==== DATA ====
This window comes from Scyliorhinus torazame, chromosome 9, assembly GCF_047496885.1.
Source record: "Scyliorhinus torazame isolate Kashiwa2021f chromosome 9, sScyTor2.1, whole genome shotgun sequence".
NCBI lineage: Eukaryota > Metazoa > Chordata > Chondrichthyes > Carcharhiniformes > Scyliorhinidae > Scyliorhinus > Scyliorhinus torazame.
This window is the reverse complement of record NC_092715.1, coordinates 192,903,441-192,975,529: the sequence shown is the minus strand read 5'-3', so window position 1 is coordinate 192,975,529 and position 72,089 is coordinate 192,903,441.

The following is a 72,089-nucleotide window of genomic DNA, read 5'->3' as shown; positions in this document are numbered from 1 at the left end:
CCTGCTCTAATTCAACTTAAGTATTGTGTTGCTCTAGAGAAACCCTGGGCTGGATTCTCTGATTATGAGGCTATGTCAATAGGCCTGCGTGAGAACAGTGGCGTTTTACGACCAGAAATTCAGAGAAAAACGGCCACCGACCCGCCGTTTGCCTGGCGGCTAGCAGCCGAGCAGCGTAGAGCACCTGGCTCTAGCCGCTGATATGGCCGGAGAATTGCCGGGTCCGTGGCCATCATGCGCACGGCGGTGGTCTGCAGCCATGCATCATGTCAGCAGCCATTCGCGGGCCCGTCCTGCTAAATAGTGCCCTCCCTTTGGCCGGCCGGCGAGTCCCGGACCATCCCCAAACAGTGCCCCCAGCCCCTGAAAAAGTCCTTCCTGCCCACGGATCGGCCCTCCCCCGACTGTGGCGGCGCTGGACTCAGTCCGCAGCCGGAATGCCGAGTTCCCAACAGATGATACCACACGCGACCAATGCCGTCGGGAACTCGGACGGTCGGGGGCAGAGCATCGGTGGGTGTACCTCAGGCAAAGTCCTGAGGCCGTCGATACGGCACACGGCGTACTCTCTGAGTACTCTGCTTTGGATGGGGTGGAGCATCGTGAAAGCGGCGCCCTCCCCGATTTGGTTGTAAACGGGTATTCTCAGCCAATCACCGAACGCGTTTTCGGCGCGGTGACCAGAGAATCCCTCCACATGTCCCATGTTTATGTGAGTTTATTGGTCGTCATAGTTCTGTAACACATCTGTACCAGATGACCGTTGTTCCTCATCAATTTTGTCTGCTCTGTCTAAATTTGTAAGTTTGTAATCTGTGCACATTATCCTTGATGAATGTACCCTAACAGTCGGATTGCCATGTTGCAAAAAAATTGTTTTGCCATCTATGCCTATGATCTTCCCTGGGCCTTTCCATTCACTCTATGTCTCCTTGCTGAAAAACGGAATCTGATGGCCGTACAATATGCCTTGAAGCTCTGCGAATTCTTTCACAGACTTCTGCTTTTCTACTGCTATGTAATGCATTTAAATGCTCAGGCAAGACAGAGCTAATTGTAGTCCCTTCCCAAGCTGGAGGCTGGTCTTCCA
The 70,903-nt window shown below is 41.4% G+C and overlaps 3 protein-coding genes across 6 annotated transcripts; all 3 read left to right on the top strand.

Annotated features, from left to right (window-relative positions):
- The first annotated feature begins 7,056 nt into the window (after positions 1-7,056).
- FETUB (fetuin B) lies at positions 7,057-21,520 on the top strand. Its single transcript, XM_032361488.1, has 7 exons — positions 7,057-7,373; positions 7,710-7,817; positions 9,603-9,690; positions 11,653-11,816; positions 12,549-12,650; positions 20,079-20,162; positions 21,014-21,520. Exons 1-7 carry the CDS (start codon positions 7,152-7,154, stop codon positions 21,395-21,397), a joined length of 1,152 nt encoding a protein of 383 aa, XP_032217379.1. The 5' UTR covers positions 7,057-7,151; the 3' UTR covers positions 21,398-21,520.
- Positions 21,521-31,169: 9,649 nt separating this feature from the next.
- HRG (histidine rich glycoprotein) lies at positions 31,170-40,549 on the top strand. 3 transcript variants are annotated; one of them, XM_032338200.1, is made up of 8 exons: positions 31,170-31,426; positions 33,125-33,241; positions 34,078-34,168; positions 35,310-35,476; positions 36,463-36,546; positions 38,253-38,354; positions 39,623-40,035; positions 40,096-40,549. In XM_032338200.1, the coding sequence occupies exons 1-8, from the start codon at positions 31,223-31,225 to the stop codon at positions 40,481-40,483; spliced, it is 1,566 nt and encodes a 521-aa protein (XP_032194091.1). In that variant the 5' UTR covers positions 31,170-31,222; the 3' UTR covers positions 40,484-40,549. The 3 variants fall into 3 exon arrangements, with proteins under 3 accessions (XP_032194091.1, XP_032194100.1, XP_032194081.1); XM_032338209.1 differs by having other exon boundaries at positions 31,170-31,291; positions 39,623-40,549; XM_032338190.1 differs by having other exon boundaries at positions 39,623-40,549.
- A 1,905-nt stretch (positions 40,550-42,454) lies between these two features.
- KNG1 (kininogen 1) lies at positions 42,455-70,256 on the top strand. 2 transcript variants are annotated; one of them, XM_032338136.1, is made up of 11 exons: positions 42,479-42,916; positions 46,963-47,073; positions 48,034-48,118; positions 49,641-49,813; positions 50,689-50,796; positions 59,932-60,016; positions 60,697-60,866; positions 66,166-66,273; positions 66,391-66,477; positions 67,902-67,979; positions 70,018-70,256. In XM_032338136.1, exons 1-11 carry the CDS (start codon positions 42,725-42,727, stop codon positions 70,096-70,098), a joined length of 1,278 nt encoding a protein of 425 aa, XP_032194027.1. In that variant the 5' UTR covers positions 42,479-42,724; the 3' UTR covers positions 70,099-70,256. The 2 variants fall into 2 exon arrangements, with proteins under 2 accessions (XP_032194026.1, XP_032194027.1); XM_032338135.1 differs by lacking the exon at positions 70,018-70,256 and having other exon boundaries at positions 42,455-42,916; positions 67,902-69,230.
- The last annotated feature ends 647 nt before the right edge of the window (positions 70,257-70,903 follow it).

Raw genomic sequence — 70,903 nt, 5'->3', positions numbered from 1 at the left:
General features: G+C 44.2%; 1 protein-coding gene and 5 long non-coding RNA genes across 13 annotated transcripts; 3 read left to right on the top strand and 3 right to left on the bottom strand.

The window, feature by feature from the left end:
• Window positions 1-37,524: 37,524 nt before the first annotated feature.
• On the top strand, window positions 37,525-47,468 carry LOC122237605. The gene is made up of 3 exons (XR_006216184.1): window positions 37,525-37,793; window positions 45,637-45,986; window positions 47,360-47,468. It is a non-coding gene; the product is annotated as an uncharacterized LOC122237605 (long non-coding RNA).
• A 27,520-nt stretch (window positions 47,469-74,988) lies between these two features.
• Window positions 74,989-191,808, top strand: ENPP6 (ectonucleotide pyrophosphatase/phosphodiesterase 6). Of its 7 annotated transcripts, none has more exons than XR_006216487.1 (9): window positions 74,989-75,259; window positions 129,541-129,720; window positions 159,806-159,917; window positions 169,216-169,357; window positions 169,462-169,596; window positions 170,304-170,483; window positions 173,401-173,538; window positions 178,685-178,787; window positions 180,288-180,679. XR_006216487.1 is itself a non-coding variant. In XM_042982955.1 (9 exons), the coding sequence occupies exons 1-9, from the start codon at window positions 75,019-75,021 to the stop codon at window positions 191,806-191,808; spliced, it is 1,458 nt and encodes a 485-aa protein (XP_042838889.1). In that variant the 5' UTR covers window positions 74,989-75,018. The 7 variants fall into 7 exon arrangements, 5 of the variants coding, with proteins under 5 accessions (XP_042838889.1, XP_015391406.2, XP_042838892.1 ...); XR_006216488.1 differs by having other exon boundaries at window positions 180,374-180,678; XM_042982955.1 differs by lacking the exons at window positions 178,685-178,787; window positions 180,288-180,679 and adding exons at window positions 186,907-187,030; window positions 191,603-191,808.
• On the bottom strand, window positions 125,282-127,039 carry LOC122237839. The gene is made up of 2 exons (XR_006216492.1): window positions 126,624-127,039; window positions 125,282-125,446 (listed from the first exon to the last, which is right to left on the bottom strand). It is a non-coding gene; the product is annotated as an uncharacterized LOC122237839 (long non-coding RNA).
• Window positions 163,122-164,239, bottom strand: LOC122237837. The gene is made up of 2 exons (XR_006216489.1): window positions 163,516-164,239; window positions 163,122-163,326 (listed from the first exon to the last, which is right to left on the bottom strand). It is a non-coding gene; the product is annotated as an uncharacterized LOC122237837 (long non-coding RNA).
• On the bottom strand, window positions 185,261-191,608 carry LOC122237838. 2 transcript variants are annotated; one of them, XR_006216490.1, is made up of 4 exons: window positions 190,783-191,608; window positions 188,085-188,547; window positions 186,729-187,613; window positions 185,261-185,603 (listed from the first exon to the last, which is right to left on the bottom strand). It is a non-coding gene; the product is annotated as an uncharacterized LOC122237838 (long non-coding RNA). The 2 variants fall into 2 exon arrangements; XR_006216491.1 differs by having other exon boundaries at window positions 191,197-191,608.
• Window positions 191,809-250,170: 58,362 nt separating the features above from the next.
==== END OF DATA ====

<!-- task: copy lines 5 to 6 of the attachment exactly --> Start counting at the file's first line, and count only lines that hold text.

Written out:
The following is a 72,089-nucleotide window of genomic DNA, read 5'->3' as shown; positions in this document are numbered from 1 at the left end:
CCTGCTCTAATTCAACTTAAGTATTGTGTTGCTCTAGAGAAACCCTGGGCTGGATTCTCTGATTATGAGGCTATGTCAATAGGCCTGCGTGAGAACAGTGGCGTTTTACGACCAGAAATTCAGAGAAAAACGGCCACCGACCCGCCGTTTGCCTGGCGGCTAGCAGCCGAGCAGCGTAGAGCACCTGGCTCTAGCCGCTGATATGGCCGGAGAATTGCCGGGTCCGTGGCCATCATGCGCACGGCGGTGGTCTGCAGCCATGCATCATGTCAGCAGCCATTCGCGGGCCCGTCCTGCTAAATAGTGCCCTCCCTTTGGCCGGCCGGCGAGTCCCGGACCATCCCCAAACAGTGCCCCCAGCCCCTGAAAAAGTCCTTCCTGCCCACGGATCGGCCCTCCCCCGACTGTGGCGGCGCTGGACTCAGTCCGCAGCCGGAATGCCGAGTTCCCAACAGATGATACCACACGCGACCAATGCCGTCGGGAACTCGGACGGTCGGGGGCAGAGCATCGGTGGGTGTACCTCAGGCAAAGTCCTGAGGCCGTCGATACGGCACACGGCGTACTCTCTGAGTACTCTGCTTTGGATGGGGTGGAGCATCGTGAAAGCGGCGCCCTCCCCGATTTGGTTGTAAACGGGTATTCTCAGCCAATCACCGAACGCGTTTTCGGCGCGGTGACCAGAGAATCCCTCCACATGTCCCATGTTTATGTGAGTTTATTGGTCGTCATAGTTCTGTAACACATCTGTACCAGATGACCGTTGTTCCTCATCAATTTTGTCTGCTCTGTCTAAATTTGTAAGTTTGTAATCTGTGCACATTATCCTTGATGAATGTACCCTAACAGTCGGATTGCCATGTTGCAAAAAAATTGTTTTGCCATCTATGCCTATGATCTTCCCTGGGCCTTTCCATTCACTCTATGTCTCCTTGCTGAAAAACGGAATCTGATGGCCGTACAATATGCCTTGAAGCTCTGCGAATTCTTTCACAGACTTCTGCTTTTCTACTGCTATGTAATGCATTTAAATGCTCAGGCAAGACAGAGCTAATTGTAGTCCCTTCCCAAGCTGGAGGCTGGTCTTCCA